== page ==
We also received this statement from Princess:
“On October 24 two of our crew members were in one of the ship’s rescue boats doing some maintenance work on the hull of Coral Princess. When the boat was being raised back onboard the ship, one of the cables that raises and lowers the boat parted, and the boat dropped back into the water with our two crew members inside.
We immediately responded and discovered that these crew members had, unfortunately, sustained injuries which necessitated their transfer to a shoreside hospital for evaluation and treatment.
It is with an extremely heavy heart that we confirm that one of the crew members subsequently passed away from his injuries. This has devastated everyone across the entire Princess Cruises organization.
We are, and will continue to support his family during this difficult period.”

Princess Cruises is one of ten cruise brands owned by Carnival Corporation. The company operates 17 ships.

Lifeboat safety has been a concern across the shipping business for some time.

In similar circumstances in February 2013, five crew members died and three others were injured when a lifeboat fell into the water during a routine emergency drill for Thomson Majesty at Santa Cruz de La Palma, Canary Islands. In that case, a company spokesperson said one of the cables ‘snapped’ when the boat was being raised and it fell into the water. Thomson Cruises was chartering the ship from Louis Cruises.


Five die in cruise ship lifeboat accident

Five people have been killed after a lifeboat fell from a cruise ship into the sea at a port in the Canary Islands.

All those who died were male crew members. Three were from Indonesia, one from Ghana and the other from the Philippines.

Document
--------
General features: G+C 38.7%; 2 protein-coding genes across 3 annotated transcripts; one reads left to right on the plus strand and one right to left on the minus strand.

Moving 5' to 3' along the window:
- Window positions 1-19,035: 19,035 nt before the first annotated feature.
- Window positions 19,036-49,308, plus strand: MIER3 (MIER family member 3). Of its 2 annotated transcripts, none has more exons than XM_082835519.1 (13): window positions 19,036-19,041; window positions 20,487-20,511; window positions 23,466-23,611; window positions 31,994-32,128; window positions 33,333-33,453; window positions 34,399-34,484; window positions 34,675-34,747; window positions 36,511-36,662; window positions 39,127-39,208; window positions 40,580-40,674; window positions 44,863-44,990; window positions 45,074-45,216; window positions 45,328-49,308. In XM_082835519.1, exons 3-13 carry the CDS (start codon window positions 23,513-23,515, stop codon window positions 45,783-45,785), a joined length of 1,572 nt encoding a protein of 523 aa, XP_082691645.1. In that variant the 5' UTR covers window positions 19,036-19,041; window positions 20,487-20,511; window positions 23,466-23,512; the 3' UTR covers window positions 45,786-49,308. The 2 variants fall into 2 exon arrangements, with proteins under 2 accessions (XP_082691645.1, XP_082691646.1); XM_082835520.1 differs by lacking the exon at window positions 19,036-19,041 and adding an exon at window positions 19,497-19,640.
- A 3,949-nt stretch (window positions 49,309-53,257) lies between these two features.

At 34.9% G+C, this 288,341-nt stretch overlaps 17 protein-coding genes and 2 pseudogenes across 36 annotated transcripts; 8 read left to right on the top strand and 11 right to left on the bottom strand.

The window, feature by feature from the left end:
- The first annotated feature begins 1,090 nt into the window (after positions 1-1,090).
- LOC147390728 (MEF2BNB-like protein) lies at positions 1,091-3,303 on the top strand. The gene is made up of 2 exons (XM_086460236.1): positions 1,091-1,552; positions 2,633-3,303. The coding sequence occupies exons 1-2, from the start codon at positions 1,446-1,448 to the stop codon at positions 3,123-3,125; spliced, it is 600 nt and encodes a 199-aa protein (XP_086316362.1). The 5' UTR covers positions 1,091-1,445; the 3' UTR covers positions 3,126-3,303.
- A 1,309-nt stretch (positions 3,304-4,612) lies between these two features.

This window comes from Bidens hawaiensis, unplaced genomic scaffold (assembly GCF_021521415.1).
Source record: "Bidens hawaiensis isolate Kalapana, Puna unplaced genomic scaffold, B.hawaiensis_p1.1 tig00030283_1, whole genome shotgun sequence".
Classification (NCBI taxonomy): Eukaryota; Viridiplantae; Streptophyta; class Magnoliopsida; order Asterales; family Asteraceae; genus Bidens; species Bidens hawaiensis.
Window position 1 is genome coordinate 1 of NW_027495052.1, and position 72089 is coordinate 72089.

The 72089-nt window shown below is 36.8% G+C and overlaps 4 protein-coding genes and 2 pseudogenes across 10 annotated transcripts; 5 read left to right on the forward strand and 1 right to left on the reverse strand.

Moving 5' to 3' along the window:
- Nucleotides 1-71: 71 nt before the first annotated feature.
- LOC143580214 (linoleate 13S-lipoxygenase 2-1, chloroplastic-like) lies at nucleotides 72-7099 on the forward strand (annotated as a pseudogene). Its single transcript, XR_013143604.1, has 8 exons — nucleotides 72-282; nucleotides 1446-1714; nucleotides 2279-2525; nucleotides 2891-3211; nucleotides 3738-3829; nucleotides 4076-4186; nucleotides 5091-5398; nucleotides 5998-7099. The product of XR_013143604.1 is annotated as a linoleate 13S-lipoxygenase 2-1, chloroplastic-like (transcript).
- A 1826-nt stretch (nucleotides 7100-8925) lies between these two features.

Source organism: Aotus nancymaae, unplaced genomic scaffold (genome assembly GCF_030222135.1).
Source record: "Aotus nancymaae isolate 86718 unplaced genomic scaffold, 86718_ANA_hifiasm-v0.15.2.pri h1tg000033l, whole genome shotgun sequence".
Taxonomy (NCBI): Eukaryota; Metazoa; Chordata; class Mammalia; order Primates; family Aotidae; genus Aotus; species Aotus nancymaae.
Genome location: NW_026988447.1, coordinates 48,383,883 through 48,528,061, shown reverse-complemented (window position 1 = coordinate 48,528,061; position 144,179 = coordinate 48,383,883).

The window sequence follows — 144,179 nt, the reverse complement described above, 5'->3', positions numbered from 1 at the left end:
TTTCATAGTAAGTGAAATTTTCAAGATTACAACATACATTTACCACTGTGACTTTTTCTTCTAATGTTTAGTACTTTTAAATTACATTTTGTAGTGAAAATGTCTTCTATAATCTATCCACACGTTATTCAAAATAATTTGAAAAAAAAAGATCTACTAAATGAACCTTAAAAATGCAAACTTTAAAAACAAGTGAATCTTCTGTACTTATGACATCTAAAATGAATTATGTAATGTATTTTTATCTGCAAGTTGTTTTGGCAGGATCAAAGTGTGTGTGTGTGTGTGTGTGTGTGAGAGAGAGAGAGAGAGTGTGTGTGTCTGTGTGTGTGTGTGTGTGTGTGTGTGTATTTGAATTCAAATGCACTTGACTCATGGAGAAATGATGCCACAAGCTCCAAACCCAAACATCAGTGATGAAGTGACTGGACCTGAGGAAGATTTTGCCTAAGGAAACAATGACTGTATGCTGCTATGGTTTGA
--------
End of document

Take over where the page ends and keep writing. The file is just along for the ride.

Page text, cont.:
Three other male crew members, two aged 30 and another aged 32, suffered minor injuries. It was not clear whether they were in the lifeboat at the time of the accident






Another Lifeboat Accident Occurs in Montenegro


By Greenberg Stone and Urbano

Recently, an Italian newspaper reported that yet another lifeboat accident had occurred aboard the Costa Mediterranea.  Thankfully this incident did not result in injuries.  Apparently, a cable broke aboard the ship while a lifeboat was being lowered in Montenegro.  Photographs depict images of the lifeboat dangling on the side of the ship.  The ship was being lowered into the sea to carry passengers to a nearby dock when it fell.  No one was onboard at the time.  While the incident did not result in injuries, had it occurred moments later, crew members or passengers may have plummeted into the sea.

This is the most recent in a line of lifeboat accidents on a cruise ship over the past two years.  In 2013, a rescue boat holding several crew members fell during a training drill, killing five.  In 2014, a rescue boat from the ship Coral Princess was being raised with two crew members aboard when a cable snapped.  One crew member was killed in the accident.  In July 2015, we previously reported on a lifeboat accident that sent two crew members to the hospital.  Two crew members aboard the Pride of America cruise ship were lowering a lifeboat when the lines suddenly gave way.  They fell into the ocean and both were injured.